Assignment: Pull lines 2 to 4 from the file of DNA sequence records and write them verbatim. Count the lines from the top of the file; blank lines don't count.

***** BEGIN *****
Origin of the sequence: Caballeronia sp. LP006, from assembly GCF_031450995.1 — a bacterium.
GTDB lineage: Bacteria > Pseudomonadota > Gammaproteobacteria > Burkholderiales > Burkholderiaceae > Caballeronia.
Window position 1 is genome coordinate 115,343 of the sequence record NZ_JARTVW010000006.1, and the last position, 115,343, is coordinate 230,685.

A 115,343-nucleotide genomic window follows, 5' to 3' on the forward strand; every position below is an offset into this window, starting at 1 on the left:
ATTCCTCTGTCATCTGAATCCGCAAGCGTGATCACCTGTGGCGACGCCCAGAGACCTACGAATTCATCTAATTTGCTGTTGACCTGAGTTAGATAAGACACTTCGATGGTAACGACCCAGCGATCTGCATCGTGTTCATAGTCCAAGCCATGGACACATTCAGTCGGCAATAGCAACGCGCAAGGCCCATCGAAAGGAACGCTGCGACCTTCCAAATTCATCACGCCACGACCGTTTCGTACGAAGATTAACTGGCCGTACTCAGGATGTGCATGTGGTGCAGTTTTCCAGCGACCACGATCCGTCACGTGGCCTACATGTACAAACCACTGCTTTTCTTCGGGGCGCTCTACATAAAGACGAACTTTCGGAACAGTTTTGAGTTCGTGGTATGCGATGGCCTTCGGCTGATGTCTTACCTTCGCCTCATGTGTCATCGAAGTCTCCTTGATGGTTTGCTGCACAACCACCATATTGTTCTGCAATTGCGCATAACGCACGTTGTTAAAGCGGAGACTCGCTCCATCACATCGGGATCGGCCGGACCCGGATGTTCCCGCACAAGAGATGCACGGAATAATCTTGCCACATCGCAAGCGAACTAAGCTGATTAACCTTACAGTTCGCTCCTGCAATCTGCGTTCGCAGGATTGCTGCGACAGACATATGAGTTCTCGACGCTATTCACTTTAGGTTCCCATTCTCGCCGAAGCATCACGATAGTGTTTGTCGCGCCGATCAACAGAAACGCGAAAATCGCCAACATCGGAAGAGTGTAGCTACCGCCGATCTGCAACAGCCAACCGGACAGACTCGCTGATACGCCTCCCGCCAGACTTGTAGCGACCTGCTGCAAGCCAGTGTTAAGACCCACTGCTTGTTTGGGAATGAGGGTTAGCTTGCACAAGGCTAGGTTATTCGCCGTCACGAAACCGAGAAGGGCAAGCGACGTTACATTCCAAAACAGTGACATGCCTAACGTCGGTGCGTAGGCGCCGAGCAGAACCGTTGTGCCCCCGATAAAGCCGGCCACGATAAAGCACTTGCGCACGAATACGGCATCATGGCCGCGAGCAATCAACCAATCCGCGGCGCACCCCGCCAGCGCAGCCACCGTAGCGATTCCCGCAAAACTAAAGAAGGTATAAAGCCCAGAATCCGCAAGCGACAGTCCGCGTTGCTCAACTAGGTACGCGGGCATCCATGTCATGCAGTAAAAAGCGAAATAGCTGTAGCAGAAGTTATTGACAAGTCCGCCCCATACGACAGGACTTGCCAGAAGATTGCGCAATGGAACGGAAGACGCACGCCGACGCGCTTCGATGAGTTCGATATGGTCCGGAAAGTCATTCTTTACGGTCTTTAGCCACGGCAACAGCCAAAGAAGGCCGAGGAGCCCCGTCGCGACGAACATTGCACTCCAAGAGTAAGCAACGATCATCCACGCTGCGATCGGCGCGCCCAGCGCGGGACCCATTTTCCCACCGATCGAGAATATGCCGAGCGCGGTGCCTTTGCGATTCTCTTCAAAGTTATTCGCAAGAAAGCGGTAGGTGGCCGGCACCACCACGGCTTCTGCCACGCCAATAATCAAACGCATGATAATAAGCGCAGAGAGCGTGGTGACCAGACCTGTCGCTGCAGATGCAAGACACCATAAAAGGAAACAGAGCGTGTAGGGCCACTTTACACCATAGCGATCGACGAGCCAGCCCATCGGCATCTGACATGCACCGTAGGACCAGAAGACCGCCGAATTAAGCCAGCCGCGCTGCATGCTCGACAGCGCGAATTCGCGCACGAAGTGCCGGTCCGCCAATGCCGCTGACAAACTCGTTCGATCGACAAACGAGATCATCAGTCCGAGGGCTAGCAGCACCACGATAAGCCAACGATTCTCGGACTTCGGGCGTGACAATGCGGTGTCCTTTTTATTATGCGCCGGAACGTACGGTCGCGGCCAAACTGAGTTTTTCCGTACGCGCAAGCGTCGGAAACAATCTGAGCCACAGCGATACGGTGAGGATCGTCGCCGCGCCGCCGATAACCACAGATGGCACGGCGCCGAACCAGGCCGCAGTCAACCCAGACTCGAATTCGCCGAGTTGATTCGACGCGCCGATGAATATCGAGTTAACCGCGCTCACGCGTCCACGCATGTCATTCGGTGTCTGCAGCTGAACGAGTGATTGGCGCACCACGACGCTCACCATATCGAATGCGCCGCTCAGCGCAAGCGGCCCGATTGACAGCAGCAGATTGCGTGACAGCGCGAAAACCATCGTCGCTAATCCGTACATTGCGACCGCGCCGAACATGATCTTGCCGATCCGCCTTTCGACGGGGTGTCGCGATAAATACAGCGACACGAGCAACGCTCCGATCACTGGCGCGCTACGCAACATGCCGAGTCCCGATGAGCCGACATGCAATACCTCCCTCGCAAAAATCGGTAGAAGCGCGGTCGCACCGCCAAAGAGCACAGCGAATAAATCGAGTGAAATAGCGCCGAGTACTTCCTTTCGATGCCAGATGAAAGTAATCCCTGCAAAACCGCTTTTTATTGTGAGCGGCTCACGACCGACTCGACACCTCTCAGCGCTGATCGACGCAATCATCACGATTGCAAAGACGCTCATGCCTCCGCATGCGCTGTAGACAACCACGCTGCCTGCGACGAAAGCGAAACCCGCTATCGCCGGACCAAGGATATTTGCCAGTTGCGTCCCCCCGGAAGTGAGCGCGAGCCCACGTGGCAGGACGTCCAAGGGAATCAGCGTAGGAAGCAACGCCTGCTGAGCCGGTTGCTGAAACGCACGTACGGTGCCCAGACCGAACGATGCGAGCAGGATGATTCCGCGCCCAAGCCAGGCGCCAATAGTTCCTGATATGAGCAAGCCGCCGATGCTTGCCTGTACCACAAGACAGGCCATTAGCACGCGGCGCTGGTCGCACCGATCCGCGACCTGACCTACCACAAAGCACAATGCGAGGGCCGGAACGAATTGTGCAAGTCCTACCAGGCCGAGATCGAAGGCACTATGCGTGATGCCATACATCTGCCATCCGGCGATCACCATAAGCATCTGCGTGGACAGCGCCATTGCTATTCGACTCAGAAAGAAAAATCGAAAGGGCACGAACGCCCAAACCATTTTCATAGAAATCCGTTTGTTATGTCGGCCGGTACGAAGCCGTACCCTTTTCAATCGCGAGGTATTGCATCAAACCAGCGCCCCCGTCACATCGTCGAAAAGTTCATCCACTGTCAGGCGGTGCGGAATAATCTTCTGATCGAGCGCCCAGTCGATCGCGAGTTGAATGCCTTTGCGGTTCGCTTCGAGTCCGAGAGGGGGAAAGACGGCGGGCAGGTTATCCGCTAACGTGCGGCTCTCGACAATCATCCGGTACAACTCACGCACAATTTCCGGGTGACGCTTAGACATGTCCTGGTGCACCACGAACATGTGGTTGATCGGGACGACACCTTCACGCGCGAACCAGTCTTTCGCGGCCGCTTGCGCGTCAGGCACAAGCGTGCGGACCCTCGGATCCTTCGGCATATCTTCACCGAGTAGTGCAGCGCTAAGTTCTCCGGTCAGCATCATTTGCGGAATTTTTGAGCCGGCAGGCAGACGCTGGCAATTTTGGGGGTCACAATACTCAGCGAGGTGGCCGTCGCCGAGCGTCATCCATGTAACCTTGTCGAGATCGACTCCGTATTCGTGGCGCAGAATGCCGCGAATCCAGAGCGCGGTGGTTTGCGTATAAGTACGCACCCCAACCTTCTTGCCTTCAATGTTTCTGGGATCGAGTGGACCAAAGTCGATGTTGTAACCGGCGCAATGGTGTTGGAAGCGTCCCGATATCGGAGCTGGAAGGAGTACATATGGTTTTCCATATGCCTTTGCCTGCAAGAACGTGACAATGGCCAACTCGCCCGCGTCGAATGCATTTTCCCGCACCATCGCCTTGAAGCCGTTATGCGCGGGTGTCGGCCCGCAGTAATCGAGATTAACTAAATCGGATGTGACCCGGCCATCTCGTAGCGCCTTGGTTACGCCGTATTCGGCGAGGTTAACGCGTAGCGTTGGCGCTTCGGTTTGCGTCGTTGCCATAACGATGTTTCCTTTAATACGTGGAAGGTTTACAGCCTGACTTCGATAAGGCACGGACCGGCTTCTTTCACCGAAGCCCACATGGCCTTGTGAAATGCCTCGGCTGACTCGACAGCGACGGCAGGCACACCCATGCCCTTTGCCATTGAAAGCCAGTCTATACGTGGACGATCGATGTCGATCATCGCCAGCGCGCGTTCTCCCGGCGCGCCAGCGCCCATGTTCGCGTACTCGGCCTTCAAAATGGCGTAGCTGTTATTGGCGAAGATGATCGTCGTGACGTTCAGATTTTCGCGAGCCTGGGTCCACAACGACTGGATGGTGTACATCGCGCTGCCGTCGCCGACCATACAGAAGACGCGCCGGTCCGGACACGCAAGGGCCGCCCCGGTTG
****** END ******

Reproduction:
GTDB lineage: Bacteria > Pseudomonadota > Gammaproteobacteria > Burkholderiales > Burkholderiaceae > Caballeronia.
Window position 1 is genome coordinate 115,343 of the sequence record NZ_JARTVW010000006.1, and the last position, 115,343, is coordinate 230,685.

A 115,343-nucleotide genomic window follows, 5' to 3' on the forward strand; every position below is an offset into this window, starting at 1 on the left: